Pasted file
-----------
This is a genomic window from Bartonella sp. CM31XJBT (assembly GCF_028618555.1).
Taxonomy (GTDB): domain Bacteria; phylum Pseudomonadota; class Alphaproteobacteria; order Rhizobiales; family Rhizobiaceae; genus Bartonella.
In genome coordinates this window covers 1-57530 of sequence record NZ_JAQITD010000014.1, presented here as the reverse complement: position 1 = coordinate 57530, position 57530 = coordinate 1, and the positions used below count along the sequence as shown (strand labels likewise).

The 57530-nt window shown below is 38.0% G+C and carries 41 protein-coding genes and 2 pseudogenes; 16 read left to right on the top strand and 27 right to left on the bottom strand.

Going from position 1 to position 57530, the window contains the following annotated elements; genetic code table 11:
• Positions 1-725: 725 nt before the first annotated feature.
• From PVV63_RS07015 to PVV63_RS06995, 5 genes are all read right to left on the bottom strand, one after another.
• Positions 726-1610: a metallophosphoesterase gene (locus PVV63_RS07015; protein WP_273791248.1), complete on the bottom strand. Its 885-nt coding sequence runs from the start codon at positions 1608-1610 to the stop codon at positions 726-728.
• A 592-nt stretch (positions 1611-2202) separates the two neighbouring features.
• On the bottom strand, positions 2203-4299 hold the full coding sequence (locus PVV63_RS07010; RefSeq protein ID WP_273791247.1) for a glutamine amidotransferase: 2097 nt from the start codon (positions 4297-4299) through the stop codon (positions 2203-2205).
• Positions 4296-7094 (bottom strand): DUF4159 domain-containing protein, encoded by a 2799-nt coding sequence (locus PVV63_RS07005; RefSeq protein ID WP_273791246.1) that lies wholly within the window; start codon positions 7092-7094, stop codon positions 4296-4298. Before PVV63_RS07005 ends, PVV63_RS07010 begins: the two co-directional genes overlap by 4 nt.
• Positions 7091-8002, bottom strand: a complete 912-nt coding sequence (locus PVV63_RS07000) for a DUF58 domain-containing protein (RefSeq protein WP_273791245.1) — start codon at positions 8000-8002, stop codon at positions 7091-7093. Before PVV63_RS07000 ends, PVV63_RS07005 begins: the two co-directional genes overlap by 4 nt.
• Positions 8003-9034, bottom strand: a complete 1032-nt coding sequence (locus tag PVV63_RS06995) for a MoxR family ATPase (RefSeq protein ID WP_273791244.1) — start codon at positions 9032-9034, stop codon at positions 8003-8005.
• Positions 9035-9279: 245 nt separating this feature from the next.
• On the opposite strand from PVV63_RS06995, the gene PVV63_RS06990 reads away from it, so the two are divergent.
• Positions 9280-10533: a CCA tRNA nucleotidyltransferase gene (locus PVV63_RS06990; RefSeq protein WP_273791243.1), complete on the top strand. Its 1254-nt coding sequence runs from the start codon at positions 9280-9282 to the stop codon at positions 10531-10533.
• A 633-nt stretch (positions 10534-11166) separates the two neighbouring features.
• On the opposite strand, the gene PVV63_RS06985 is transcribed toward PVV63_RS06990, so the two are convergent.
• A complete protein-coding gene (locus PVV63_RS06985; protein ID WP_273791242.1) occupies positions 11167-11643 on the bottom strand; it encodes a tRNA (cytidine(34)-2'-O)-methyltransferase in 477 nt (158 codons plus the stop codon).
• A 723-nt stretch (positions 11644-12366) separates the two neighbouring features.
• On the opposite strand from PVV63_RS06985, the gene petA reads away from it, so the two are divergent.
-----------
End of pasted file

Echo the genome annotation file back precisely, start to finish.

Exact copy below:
This is a genomic window from Bartonella sp. CM31XJBT (assembly GCF_028618555.1).
Taxonomy (GTDB): domain Bacteria; phylum Pseudomonadota; class Alphaproteobacteria; order Rhizobiales; family Rhizobiaceae; genus Bartonella.
In genome coordinates this window covers 1-57530 of sequence record NZ_JAQITD010000014.1, presented here as the reverse complement: position 1 = coordinate 57530, position 57530 = coordinate 1, and the positions used below count along the sequence as shown (strand labels likewise).

The 57530-nt window shown below is 38.0% G+C and carries 41 protein-coding genes and 2 pseudogenes; 16 read left to right on the top strand and 27 right to left on the bottom strand.

Going from position 1 to position 57530, the window contains the following annotated elements; genetic code table 11:
• Positions 1-725: 725 nt before the first annotated feature.
• From PVV63_RS07015 to PVV63_RS06995, 5 genes are all read right to left on the bottom strand, one after another.
• Positions 726-1610: a metallophosphoesterase gene (locus PVV63_RS07015; protein WP_273791248.1), complete on the bottom strand. Its 885-nt coding sequence runs from the start codon at positions 1608-1610 to the stop codon at positions 726-728.
• A 592-nt stretch (positions 1611-2202) separates the two neighbouring features.
• On the bottom strand, positions 2203-4299 hold the full coding sequence (locus PVV63_RS07010; RefSeq protein ID WP_273791247.1) for a glutamine amidotransferase: 2097 nt from the start codon (positions 4297-4299) through the stop codon (positions 2203-2205).
• Positions 4296-7094 (bottom strand): DUF4159 domain-containing protein, encoded by a 2799-nt coding sequence (locus PVV63_RS07005; RefSeq protein ID WP_273791246.1) that lies wholly within the window; start codon positions 7092-7094, stop codon positions 4296-4298. Before PVV63_RS07005 ends, PVV63_RS07010 begins: the two co-directional genes overlap by 4 nt.
• Positions 7091-8002, bottom strand: a complete 912-nt coding sequence (locus PVV63_RS07000) for a DUF58 domain-containing protein (RefSeq protein WP_273791245.1) — start codon at positions 8000-8002, stop codon at positions 7091-7093. Before PVV63_RS07000 ends, PVV63_RS07005 begins: the two co-directional genes overlap by 4 nt.
• Positions 8003-9034, bottom strand: a complete 1032-nt coding sequence (locus tag PVV63_RS06995) for a MoxR family ATPase (RefSeq protein ID WP_273791244.1) — start codon at positions 9032-9034, stop codon at positions 8003-8005.
• Positions 9035-9279: 245 nt separating this feature from the next.
• On the opposite strand from PVV63_RS06995, the gene PVV63_RS06990 reads away from it, so the two are divergent.
• Positions 9280-10533: a CCA tRNA nucleotidyltransferase gene (locus PVV63_RS06990; RefSeq protein WP_273791243.1), complete on the top strand. Its 1254-nt coding sequence runs from the start codon at positions 9280-9282 to the stop codon at positions 10531-10533.
• A 633-nt stretch (positions 10534-11166) separates the two neighbouring features.
• On the opposite strand, the gene PVV63_RS06985 is transcribed toward PVV63_RS06990, so the two are convergent.
• A complete protein-coding gene (locus PVV63_RS06985; protein ID WP_273791242.1) occupies positions 11167-11643 on the bottom strand; it encodes a tRNA (cytidine(34)-2'-O)-methyltransferase in 477 nt (158 codons plus the stop codon).
• A 723-nt stretch (positions 11644-12366) separates the two neighbouring features.
• On the opposite strand from PVV63_RS06985, the gene petA reads away from it, so the two are divergent.